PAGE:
Responsible care and sustainability in H&S: past, present, and future
March 16, 2015
The Health and Safety Commission was formed 40 years ago. They set goals for protecting the workers of Britain, challenging themselves to create a better working country. Reflecting on the last 40 years, many of the goals remain the same, continuing to push the standards of working life, while working with employers and organisations.
Today, Britain is one of Europe’s leading countries in workplace safety. However, 200 years ago, the UK looked very different. We may have been at the height of the industrial revolution, but working conditions were poor at best. Public outcry forced the hand of the government when reports of injuries, brutality and deaths came out, creating firstly the Factories Act and later the Mines Act. These acts were the first breath of a life of health and safety regulation that would go on changing lives for the next 150 years and more.
To start with there were only four safety inspectors, whose jobs spanned over 3000 textile mills, but more were to come and by 1868, 35 inspectors, each with their own geographical area, took on the task of protecting factory workers. From the initial Acts protecting factories and mines, later came Acts for agriculture, quarries and nuclear plants. In 1974 the Health and Safety at Work Act came into place, covering all workplaces, and all employees.
From here specific regulations came into place, helping employers to understand what to do in various situations, for example, the Control of Hazardous Substances, Reporting of Injuries, Diseases and Dangerous Occurrences Regulations and the Control of Lead at Work Regulations.
Throughout the past 40 years, since the first health and safety reports were published, the changes have been dramatic. Non-fatal injuries at work have dropped by 77%, a brilliant improvement in working conditions. Fatal injuries in the workplace have fallen by 85% from 1974 to 2013, a massive drop, and a huge influence on the lives of not only workers, but their families and loved ones.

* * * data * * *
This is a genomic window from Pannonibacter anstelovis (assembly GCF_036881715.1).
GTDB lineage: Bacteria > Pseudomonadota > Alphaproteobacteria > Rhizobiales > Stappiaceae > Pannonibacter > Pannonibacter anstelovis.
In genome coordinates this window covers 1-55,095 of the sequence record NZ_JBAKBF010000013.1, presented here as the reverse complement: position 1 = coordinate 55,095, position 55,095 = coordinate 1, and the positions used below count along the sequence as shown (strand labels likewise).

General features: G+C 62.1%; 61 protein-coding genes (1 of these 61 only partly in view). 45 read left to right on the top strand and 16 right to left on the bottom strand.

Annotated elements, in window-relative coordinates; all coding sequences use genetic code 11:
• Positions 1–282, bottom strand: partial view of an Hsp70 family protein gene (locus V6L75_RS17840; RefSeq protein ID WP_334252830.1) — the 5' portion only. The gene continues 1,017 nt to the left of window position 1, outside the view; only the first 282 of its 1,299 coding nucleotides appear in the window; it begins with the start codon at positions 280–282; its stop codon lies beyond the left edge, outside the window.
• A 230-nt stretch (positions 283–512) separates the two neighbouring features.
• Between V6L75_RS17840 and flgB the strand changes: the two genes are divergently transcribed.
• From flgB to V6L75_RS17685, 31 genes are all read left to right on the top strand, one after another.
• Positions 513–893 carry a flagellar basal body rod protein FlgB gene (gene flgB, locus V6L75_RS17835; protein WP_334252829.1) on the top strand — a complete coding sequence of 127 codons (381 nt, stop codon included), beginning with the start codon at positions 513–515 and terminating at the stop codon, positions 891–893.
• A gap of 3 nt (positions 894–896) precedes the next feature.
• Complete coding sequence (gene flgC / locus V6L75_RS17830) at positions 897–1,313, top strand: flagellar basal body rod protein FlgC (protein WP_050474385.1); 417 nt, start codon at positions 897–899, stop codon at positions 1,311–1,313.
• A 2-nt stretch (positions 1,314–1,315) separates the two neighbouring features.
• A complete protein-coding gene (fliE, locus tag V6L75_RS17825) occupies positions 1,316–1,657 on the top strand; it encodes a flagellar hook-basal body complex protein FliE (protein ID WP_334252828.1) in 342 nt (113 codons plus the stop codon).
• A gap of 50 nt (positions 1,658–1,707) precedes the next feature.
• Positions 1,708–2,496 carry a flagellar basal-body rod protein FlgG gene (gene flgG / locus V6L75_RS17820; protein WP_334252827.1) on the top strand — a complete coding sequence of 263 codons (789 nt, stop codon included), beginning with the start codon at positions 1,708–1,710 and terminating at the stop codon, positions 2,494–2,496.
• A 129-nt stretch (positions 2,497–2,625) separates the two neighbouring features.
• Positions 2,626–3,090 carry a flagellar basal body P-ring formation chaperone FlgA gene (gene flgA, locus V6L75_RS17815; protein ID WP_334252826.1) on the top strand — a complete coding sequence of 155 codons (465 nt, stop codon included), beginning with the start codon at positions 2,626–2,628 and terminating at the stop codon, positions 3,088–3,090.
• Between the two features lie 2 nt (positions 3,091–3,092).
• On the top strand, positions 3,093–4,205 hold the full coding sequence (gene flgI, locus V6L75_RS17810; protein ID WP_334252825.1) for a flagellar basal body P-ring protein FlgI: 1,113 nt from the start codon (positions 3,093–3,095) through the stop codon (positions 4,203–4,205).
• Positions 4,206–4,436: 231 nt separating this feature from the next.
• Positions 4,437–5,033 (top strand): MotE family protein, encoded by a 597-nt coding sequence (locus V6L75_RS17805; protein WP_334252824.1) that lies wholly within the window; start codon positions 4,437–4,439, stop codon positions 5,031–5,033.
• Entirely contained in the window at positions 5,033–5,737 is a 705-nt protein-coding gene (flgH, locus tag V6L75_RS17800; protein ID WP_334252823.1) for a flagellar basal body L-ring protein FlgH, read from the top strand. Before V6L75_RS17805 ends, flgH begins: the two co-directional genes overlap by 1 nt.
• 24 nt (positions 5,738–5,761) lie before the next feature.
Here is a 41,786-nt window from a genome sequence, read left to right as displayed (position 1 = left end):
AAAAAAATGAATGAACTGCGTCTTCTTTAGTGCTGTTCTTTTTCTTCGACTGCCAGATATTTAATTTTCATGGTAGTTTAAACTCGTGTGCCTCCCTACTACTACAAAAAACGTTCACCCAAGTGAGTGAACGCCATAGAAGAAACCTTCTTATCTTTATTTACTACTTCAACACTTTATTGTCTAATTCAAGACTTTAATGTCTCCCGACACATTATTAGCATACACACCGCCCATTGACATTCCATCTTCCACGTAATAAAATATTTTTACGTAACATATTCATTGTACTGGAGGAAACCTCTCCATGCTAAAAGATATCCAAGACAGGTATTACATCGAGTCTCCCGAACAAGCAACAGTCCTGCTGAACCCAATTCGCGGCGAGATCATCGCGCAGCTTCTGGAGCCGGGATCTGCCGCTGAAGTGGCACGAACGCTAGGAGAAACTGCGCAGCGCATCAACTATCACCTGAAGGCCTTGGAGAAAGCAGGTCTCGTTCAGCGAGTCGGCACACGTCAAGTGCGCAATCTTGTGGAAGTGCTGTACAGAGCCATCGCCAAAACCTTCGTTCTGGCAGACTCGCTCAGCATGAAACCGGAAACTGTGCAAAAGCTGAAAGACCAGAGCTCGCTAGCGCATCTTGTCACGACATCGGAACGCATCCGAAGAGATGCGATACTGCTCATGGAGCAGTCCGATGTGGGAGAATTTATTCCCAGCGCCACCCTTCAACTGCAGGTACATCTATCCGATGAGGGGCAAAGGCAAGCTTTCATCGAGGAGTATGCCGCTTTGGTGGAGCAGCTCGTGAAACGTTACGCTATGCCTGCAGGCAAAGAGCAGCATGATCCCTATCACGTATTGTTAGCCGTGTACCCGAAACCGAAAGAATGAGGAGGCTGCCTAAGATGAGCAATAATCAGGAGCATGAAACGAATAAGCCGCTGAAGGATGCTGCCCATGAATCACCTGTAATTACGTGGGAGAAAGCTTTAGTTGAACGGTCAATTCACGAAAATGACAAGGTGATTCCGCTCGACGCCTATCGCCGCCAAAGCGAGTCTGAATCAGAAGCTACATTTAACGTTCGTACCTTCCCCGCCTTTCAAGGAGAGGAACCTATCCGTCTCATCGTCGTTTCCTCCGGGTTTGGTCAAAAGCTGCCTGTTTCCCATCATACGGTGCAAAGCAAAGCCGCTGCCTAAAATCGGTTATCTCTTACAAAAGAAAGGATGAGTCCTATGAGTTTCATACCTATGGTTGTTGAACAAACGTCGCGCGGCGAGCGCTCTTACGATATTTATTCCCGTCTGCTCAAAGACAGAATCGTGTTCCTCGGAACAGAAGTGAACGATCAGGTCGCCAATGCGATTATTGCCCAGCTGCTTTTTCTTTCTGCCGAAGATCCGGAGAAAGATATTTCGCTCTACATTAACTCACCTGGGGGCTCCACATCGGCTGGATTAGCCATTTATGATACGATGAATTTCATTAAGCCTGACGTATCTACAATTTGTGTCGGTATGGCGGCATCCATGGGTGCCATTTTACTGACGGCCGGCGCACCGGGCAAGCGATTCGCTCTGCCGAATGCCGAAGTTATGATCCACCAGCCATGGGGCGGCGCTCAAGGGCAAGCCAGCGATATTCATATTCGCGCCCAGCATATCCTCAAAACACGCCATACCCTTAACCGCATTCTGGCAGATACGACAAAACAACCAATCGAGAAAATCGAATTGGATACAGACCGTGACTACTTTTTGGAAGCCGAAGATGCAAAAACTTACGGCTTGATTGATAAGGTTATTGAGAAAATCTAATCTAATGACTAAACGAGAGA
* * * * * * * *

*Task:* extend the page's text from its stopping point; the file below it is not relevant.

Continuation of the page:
Along with these physical results, it is clear that public attitude towards workplace safety have changed. In the past, employees tended to accept injuries and disasters, whereas today there is a demand for accountability, and a desire for risk assessments and control.
The awareness of occupational health has risen massively in the past few years. In the past occupational health predominantly focused on the exposure of hazardous substances. However, other health problems such as stress and musculoskeletal disorders make up over half of occupation health complaints. Despite the awareness of these risks, in 2004 the amount of people suffering from ill health because of their work had doubled.
With more awareness and knowledge of these issues, the employers and employees of Britain will play a big part in reducing these figures.
Many of the goals created in the first meeting of the Health and Safety Commission, 40 years ago, have remained the same even to this day. Although massive changes and breakthroughs have taken place, the future still holds many challenges and room to improve.
The demand for more safety keeps employers and organisations on their toes, creating a working Britain to be proud of. Looking towards the future, one of the greatest challenges in regulating health and safety is the constant changes in technology.
As science and technology take giant leaps, the risks and dangers do too. Health and Safety organisations therefore have to keep up in order to protect the British workplace. Given the rapid changes over the last 40 years, it looks extremely likely that this rate of change will continue over at least the next 40 years.
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